While long queues outside ATMs and banks across the country as people try to exchange their old Rs 500 & Rs 1000 notes have become the new constant, in a village in Assam's Kokrajhar district people are reportedly using Bhutanese currency to tide over the shortage of notes.

Local television reports claimed that Dadgiri village in the state already used the currency for trade across the border, but are now using it instead of the demonetised Rs 500 and Rs 1000 notes.

According to a report in Northeast Today, presently a Rs 500 note gets you Rs 400 ngultrum (the Bhutanese currency).

The Bhutanese currency being used | Source: Wikimedia Commons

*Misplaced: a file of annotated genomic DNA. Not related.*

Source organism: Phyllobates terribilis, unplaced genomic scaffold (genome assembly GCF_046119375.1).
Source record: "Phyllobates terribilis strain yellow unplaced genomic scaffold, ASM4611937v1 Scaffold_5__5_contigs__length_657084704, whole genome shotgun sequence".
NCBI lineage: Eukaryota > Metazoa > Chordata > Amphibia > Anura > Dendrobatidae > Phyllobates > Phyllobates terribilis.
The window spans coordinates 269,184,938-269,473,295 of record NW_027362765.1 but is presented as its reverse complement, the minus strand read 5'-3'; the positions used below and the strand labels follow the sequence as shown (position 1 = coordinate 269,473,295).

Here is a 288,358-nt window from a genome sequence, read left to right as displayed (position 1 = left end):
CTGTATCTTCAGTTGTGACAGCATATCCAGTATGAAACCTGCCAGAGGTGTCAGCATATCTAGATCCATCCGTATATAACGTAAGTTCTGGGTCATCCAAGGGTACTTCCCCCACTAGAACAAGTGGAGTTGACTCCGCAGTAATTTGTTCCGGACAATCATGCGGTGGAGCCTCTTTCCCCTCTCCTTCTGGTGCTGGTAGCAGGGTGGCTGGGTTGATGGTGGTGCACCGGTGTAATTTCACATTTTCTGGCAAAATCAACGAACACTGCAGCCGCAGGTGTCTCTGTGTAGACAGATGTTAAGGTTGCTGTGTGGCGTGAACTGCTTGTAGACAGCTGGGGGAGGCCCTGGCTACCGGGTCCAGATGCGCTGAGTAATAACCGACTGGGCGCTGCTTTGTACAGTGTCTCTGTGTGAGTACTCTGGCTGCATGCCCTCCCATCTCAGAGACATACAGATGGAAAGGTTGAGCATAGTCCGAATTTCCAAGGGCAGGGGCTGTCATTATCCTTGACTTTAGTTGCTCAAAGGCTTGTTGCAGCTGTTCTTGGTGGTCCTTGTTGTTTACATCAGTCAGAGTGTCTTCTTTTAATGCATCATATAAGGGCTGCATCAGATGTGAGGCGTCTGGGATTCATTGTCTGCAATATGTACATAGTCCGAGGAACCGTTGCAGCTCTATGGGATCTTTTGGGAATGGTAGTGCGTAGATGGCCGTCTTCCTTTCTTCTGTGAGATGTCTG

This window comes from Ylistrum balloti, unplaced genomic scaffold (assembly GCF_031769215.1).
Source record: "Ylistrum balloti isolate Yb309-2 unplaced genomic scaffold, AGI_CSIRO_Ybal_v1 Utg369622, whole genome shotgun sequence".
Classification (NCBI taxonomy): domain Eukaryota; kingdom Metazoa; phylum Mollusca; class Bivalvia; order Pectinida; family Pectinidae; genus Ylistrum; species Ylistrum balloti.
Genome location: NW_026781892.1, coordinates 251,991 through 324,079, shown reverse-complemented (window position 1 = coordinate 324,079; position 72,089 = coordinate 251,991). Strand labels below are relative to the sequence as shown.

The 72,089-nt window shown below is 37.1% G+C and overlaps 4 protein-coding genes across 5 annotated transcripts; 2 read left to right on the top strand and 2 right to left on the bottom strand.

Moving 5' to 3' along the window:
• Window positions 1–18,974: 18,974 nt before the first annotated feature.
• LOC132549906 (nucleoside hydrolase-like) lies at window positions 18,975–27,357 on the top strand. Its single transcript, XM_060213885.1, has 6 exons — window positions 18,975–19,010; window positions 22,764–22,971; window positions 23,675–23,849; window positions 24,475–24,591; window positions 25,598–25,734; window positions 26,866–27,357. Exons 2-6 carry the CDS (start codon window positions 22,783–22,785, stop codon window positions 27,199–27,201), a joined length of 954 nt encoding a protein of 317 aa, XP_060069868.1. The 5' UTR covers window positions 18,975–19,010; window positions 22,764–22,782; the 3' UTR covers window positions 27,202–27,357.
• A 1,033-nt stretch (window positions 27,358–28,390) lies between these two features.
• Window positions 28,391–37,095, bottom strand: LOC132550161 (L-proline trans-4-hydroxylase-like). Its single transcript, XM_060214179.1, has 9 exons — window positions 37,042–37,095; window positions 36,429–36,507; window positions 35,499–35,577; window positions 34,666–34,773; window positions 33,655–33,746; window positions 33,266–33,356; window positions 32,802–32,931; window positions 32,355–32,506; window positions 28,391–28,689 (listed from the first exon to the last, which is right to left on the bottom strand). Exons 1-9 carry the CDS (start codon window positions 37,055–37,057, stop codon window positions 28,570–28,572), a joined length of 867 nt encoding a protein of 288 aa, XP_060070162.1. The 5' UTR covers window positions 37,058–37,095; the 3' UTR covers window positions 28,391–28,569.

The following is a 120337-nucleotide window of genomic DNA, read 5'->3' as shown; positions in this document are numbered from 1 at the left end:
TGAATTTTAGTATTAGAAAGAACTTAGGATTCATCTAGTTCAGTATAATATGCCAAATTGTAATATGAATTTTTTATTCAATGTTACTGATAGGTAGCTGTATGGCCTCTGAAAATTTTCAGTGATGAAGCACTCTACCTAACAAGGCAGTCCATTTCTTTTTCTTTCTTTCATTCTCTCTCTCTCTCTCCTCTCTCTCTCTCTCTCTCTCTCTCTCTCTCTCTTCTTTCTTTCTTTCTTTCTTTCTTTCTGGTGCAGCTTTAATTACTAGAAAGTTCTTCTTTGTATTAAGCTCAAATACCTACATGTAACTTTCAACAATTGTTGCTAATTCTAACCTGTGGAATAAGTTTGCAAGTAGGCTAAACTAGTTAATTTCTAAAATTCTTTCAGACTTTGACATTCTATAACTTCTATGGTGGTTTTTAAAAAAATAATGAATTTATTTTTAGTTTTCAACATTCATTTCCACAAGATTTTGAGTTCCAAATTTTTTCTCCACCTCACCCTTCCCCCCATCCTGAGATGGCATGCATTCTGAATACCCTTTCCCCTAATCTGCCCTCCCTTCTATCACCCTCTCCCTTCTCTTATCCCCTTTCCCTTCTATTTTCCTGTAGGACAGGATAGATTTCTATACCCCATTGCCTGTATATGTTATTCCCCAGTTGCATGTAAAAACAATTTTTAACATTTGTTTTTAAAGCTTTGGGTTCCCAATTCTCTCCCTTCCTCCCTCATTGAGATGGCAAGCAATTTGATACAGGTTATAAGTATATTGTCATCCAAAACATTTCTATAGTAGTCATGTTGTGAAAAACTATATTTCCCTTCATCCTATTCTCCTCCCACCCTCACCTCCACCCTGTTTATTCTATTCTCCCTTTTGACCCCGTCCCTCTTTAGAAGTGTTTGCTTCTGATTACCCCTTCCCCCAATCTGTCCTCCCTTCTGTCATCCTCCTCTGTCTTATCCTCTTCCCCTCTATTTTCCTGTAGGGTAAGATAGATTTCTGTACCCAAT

Official exchange rates state that the Indian Rs 500 should get you 500 ngultrum, but because of the shortage of Indian currency it's value is lower.

The Shillong Times reports that the nearest ATM or bank branch is 60 to 65 kilometres away and the Dadgiri border market is the only trading point for people in the region.

A trader in the village told NDTV that they haven't even seen the new currency notes yet. There is just one State Bank of India van that reportedly comes to the village to take deposits, but from next week it will start dispensing cash as well.